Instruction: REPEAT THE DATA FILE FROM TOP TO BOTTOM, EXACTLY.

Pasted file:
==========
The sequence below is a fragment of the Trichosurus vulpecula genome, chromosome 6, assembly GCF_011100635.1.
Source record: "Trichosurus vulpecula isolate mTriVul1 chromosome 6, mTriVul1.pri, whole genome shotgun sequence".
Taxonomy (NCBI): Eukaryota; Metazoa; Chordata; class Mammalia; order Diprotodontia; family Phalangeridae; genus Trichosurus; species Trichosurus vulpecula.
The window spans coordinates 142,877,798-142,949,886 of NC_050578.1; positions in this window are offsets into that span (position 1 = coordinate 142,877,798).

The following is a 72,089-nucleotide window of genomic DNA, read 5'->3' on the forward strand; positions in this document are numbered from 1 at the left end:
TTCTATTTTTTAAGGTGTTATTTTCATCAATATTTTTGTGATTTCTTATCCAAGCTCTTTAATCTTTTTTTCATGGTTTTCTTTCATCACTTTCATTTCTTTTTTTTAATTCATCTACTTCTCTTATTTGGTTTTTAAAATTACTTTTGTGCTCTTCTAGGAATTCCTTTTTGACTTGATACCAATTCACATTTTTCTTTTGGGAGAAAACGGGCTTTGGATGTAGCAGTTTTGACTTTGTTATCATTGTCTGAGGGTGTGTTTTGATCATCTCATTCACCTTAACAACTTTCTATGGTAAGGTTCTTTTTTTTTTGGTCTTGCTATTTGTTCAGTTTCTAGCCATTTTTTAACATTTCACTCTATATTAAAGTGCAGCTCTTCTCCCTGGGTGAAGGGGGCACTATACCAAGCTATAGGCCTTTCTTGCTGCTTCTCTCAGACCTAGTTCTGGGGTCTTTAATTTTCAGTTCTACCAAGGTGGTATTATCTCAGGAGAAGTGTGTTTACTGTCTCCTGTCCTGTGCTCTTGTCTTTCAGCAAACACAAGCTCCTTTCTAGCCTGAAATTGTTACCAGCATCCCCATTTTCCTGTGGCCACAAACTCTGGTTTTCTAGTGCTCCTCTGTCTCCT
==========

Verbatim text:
The sequence below is a fragment of the Trichosurus vulpecula genome, chromosome 6, assembly GCF_011100635.1.
Source record: "Trichosurus vulpecula isolate mTriVul1 chromosome 6, mTriVul1.pri, whole genome shotgun sequence".
Taxonomy (NCBI): Eukaryota; Metazoa; Chordata; class Mammalia; order Diprotodontia; family Phalangeridae; genus Trichosurus; species Trichosurus vulpecula.
The window spans coordinates 142,877,798-142,949,886 of NC_050578.1; positions in this window are offsets into that span (position 1 = coordinate 142,877,798).

The following is a 72,089-nucleotide window of genomic DNA, read 5'->3' on the forward strand; positions in this document are numbered from 1 at the left end:
TTCTATTTTTTAAGGTGTTATTTTCATCAATATTTTTGTGATTTCTTATCCAAGCTCTTTAATCTTTTTTTCATGGTTTTCTTTCATCACTTTCATTTCTTTTTTTTAATTCATCTACTTCTCTTATTTGGTTTTTAAAATTACTTTTGTGCTCTTCTAGGAATTCCTTTTTGACTTGATACCAATTCACATTTTTCTTTTGGGAGAAAACGGGCTTTGGATGTAGCAGTTTTGACTTTGTTATCATTGTCTGAGGGTGTGTTTTGATCATCTCATTCACCTTAACAACTTTCTATGGTAAGGTTCTTTTTTTTTTGGTCTTGCTATTTGTTCAGTTTCTAGCCATTTTTTAACATTTCACTCTATATTAAAGTGCAGCTCTTCTCCCTGGGTGAAGGGGGCACTATACCAAGCTATAGGCCTTTCTTGCTGCTTCTCTCAGACCTAGTTCTGGGGTCTTTAATTTTCAGTTCTACCAAGGTGGTATTATCTCAGGAGAAGTGTGTTTACTGTCTCCTGTCCTGTGCTCTTGTCTTTCAGCAAACACAAGCTCCTTTCTAGCCTGAAATTGTTACCAGCATCCCCATTTTCCTGTGGCCACAAACTCTGGTTTTCTAGTGCTCCTCTGTCTCCT